implementations of this structure include the fields:

	   int	     sc_syscall;
	   char	     sc_syscall_action;

      The value SYS_NOTSYSCALL for the sc_syscall field indicates that the
      signal is not interrupting a system call; any other value indicates
      which system call it is interrupting.

      If a signal that is being caught occurs during a system call that can
      be interrupted, the signal handler is immediately invoked.  If the
      signal handler exits normally, the value of the sc_syscall_action
      field is inspected; if the value is SIG_RETURN, the system call is
      aborted and the interrupted program continues past the call.  The
      result of the interrupted call is -1 and errno is set to EINTR.  If
      the value of the sc_syscall_action field is SIG_RESTART, the call is
      restarted.  A call is restarted if, in the case of a read() or write()
      system call (see read(2) or write(2)), it had transferred no data.  If
      some data had been transferred, the operation is considered to have
      completed with a partial transfer, and the sc_syscall value is
      SYS_NOTSYSCALL.  Other values are undefined and reserved for future

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 sigvector(2)							sigvector(2)

      Exiting the handler abnormally (such as with longjmp() - see
      setjmp(3C)) aborts the call, leaving the user responsible for the
      context of further execution.  The value of scp->sc_syscall_action is
      ignored when the value of scp->sc_syscall is SYS_NOTSYSCALL.
      scp->sc_syscall_action is always initialized to SIG_RETURN before
      invocation of a signal handler.  When an system call that can be
      interrupted is interrupted by multiple signals, if any signal handler
      returns a value of SIG_RETURN in scp->sc_syscall_action, all
      subsequent signal handlers are passed a value of SYS_NOTSYSCALL in

      Note that calls to read(), write(), or ioctl() on fast devices (such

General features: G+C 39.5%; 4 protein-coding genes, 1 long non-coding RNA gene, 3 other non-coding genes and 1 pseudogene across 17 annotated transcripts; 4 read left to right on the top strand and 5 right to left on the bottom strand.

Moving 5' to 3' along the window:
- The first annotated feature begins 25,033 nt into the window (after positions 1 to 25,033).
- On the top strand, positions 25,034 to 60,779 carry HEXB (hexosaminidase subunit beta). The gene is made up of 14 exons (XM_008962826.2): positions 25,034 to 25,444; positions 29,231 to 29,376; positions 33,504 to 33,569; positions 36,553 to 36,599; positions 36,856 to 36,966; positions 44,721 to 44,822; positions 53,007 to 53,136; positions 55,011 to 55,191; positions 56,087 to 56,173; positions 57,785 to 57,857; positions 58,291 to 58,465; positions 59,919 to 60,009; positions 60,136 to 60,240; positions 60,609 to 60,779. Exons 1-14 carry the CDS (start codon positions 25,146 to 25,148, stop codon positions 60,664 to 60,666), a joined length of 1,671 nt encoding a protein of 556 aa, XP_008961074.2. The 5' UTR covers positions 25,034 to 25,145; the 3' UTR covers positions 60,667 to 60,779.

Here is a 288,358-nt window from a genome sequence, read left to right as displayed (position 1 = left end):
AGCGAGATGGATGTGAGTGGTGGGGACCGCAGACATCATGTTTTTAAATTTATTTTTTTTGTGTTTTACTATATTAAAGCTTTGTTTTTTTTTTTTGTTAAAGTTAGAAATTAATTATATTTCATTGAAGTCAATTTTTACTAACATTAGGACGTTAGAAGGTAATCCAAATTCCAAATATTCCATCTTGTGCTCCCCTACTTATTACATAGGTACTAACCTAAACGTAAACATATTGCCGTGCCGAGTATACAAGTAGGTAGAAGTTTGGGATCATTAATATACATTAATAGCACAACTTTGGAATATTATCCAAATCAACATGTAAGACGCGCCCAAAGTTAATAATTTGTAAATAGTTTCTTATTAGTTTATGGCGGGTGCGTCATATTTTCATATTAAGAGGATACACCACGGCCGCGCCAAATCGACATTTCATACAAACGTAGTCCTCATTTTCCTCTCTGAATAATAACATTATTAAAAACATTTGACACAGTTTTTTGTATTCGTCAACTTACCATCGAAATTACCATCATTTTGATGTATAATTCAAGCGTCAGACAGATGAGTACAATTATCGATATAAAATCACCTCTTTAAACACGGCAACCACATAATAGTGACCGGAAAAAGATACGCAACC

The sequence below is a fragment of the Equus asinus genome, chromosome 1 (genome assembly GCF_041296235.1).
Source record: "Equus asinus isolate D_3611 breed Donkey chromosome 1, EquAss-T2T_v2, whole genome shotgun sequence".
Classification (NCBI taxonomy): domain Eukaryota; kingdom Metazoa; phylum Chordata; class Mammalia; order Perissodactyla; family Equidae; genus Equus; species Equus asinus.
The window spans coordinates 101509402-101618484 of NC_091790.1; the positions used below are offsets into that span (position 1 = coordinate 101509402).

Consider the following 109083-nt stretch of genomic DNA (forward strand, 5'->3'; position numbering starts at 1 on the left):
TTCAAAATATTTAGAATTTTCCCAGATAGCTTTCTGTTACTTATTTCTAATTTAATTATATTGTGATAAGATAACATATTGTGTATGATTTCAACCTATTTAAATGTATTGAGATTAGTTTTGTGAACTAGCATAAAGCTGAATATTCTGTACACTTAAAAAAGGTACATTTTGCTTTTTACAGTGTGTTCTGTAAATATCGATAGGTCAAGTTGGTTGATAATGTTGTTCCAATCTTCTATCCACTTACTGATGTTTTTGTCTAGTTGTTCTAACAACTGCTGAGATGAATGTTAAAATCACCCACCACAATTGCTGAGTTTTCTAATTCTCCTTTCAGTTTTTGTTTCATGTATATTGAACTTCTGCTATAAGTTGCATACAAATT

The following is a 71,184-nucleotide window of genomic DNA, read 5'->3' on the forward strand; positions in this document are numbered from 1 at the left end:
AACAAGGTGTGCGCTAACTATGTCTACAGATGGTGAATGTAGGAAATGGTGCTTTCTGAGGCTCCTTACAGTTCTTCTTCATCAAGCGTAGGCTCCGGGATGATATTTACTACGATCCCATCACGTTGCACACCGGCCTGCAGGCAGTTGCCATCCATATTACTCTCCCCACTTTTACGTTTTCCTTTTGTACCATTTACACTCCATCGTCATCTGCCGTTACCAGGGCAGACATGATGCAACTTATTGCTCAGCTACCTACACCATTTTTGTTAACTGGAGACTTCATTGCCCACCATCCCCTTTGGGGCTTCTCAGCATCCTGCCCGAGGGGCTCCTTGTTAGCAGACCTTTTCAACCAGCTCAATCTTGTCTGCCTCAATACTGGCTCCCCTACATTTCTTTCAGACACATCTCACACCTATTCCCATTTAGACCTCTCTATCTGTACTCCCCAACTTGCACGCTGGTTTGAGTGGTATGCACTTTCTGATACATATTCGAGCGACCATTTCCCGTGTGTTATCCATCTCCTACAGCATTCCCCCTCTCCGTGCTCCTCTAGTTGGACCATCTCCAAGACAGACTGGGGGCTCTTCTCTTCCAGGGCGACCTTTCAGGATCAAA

as disks) cannot be interrupted, but I/O to a slow device (such as a
      printer) can be interrupted.  Other system calls, such as those used
      for networking, also can be interrupted on some implementations.	In
      these cases additional values can be specified for scp->sc_syscall.
      Programs that look at the values of scp->sc_syscall always should
      compare them to these symbolic constants; the numerical values
      represented by these constants might vary among implementations.
      System calls that can be interrupted and their corresponding values
      for scp->sc_syscall are listed below:

		     Call		   | sc_syscall value
		     read (slow devices)   | SYS_READ
		     readv (slow devices)  | SYS_READV
		     write (slow devices)  | SYS_WRITE
		     writev (slow devices) | SYS_WRITEV
		     open (slow devices)   | SYS_OPEN
		     ioctl (slow requests) | SYS_IOCTL
		     close (slow requests) | SYS_CLOSE
		     wait		   | SYS_WAIT
		     select		   | SYS_SELECT
		     pause		   | SYS_PAUSE
		     sigpause		   | SYS_SIGPAUSE
		     semop		   | SYS_SEMOP
		     msgsnd		   | SYS_MSGSND
		     msgrcv		   | SYS_MSGRCV

      These system calls are not defined if the preprocessor macro _XPG2 is
      defined when <signal.h> is included.  This is because the X/Open
      Portability Guide, Issue 2 specifies a different meaning for the
      symbol SYS_OPEN (see limits(5)).

      After a fork() or vfork() system call, the child inherits all signals,